If you own your home, but think you may be selling it some day, you can seriously up the value by making a few improvements.  If your home is not currently on the market, so much the better.  This allows you the time to shop around for the best deals on kitchen, bathroom and landscaping updates without feeling rushed about it.  We all know how those “weekend projects” turn into something more like “six weekend projects” due to unforeseen circumstances (this just happened to me last month!).  Giving yourself a nice, comfortable time frame in which to finish these upgrades allows for a less stressful process.

Little updates such as cabinet refacing, swapping out sink fixtures, and prying up that old, pink tile in the guest bathroom are all relatively inexpensive ways to add value to your biggest investment.  Even if you feel like you have a good two or three years left before you want to list your home on the market, go ahead and get started now. After all, what’s the point of putting in a brand new steam shower if you don’t get to enjoy it a little first?

Get Rid of Lingering Debt

I know, I know.  You really want to do something more productive with this nest egg than just throw it at those accumulating interest fees.  Here’s the thing though, those interest fees are slowly eating away at your income.  The more they sit there, the more you ultimately end up paying over time.  If you have enough set aside to eliminate, or at least make a sizable dent in your debt, this might actually be the best bet for you.

Things like student loans and credit card debt have a bad habit of hanging around for years longer than we thought they would.  You may not even glance at that “interest” column on your statement, because making your monthly payments has become so mechanical.  Still, if you add up all the interest you’ve paid thus far, it might make you go a little green to see that grand total.  If you are can get out ahead of those interest payments, then you have just patched a crucial money leak.  That alone may be more of a payout than a stock investment.  Your credit scores are likely to benefit from this as well, so there could be more advantages than you think.

Buy Stock In a Reliable Company

Getting involved in the stock market can be as exhilarating as it is nerve wracking.  It is an extremely fast paced environment, with gains and losses based upon speculative reactions to things us regular folks barely understand.  Furthermore, many stock trading services charge you close to $8 every time you make a transaction.  So even making only a few trades can easily cost you more than you earned in interest.  For those of us looking to invest only a small amount, those fees are enough to scare most of us off.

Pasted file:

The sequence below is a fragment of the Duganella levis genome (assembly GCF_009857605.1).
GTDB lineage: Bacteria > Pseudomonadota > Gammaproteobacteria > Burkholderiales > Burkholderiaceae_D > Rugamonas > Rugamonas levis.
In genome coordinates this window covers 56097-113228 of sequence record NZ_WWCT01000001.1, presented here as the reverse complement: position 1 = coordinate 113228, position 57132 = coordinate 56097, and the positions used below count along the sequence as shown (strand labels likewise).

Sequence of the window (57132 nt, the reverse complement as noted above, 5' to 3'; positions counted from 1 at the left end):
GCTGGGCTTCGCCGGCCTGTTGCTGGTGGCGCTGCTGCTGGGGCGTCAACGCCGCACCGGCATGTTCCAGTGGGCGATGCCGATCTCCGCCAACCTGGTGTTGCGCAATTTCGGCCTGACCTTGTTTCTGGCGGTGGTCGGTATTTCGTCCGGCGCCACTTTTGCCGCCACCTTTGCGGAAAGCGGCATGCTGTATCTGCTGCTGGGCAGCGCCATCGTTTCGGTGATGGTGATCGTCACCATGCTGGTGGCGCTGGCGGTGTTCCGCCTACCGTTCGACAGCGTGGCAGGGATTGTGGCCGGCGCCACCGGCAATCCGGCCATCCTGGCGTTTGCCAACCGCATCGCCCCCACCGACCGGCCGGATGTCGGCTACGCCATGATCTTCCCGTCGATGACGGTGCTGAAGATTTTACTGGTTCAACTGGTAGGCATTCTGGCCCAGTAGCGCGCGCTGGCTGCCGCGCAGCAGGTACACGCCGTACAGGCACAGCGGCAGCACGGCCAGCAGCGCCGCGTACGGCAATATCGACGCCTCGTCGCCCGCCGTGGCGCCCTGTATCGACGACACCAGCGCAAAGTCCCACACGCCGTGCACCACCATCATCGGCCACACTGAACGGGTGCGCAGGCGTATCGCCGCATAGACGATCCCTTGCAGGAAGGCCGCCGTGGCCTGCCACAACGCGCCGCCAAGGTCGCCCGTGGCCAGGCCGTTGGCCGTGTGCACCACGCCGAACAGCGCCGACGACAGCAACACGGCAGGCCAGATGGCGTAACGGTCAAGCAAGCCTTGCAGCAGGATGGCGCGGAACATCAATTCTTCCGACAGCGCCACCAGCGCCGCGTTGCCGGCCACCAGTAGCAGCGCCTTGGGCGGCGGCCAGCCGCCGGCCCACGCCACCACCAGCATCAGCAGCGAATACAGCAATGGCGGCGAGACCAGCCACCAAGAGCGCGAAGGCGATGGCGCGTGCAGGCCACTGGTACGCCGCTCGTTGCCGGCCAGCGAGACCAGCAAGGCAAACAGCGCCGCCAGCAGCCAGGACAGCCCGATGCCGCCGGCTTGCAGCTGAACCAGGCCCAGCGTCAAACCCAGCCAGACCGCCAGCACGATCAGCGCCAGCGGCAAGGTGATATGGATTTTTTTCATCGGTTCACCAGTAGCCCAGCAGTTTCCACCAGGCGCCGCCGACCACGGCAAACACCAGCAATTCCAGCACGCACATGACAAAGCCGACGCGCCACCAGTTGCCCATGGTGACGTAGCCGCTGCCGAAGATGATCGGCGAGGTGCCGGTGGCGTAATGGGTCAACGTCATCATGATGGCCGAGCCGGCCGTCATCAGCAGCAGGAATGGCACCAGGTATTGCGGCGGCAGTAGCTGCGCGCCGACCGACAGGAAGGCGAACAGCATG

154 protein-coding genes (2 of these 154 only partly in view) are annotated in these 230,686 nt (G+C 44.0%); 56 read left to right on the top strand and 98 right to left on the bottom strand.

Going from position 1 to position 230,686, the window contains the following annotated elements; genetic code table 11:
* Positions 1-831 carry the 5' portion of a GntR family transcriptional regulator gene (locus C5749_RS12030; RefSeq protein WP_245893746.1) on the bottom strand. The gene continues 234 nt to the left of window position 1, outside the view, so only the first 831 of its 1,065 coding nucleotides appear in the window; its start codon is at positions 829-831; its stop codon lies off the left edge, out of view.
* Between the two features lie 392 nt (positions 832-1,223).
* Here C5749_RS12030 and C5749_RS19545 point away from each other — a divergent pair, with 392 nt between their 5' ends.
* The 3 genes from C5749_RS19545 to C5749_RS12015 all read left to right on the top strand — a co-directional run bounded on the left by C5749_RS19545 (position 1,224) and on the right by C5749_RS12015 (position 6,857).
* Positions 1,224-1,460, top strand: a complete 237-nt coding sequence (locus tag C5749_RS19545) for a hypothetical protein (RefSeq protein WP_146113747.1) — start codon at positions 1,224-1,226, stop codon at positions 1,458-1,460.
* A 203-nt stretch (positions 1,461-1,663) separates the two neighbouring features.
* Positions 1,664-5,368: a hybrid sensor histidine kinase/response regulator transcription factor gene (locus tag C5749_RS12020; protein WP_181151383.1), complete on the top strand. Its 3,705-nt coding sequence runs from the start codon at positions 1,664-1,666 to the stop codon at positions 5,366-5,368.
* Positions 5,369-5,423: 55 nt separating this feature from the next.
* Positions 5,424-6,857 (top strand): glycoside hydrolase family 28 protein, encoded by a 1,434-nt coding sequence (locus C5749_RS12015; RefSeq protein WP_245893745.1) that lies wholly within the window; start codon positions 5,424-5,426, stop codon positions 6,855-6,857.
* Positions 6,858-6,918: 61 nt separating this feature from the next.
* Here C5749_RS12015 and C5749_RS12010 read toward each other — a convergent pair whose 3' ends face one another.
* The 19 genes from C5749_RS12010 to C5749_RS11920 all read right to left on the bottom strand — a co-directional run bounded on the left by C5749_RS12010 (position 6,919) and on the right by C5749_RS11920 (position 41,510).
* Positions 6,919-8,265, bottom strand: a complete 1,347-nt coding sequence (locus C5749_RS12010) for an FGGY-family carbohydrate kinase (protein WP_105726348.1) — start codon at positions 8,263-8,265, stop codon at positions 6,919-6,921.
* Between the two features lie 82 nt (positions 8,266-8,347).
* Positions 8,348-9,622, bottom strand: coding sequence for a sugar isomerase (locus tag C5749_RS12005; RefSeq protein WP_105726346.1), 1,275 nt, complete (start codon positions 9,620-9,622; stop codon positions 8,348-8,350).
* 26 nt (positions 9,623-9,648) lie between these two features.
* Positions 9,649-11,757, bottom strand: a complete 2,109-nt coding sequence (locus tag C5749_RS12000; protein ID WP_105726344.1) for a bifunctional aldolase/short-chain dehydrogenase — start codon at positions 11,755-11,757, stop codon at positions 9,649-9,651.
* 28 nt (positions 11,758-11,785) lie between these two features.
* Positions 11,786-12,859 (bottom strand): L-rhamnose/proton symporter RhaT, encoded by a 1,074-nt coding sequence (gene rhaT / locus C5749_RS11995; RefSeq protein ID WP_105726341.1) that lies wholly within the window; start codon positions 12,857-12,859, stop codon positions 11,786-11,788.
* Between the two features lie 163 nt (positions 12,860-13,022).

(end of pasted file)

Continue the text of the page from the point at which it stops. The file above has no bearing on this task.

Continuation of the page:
A better option might be one of those “old reliable” stocks.  Something that has a strong history of slow and steady growth, and one that you can comfortably leave alone for a long time.  Most of the big name companies fall under this umbrella.  Look for names like IBM, McDonald’s, J.P. Morgan Chase, and other bedrock stocks.  These companies have been around long enough to show continual growth over the years.  Furthermore, they have probably weathered economic ups and downs in the past, and haven’t been shaken much.  Obviously, nothing is guaranteed, but in the world of stock market investing, these bedrock stocks are often considered safe harbors.

Invest in Yourself

Are you missing out on opportunities at work because you simply lack a certain certification?  Could you have brighter prospects with a little professional resumé writing help?  Chances are, there may be only a few hundred dollars (or less) standing between you, and your next big career step.  Investing in ourselves is something we often overlook, either because it seems selfish, or because it seems like we do not have the time.  This is one case where making the time, and really pursuing that next goal can pay of in a tremendous way.

It is always beneficial to widen your knowledge base and add to your skill set.  How much more could you accomplish with some computer skills training, or a refresher course on public speaking?  Employers are always looking for valuable employees, so add to your own value, and try investing in yourself starting today.  It might be one of the most important uses for that nest egg you have been saving.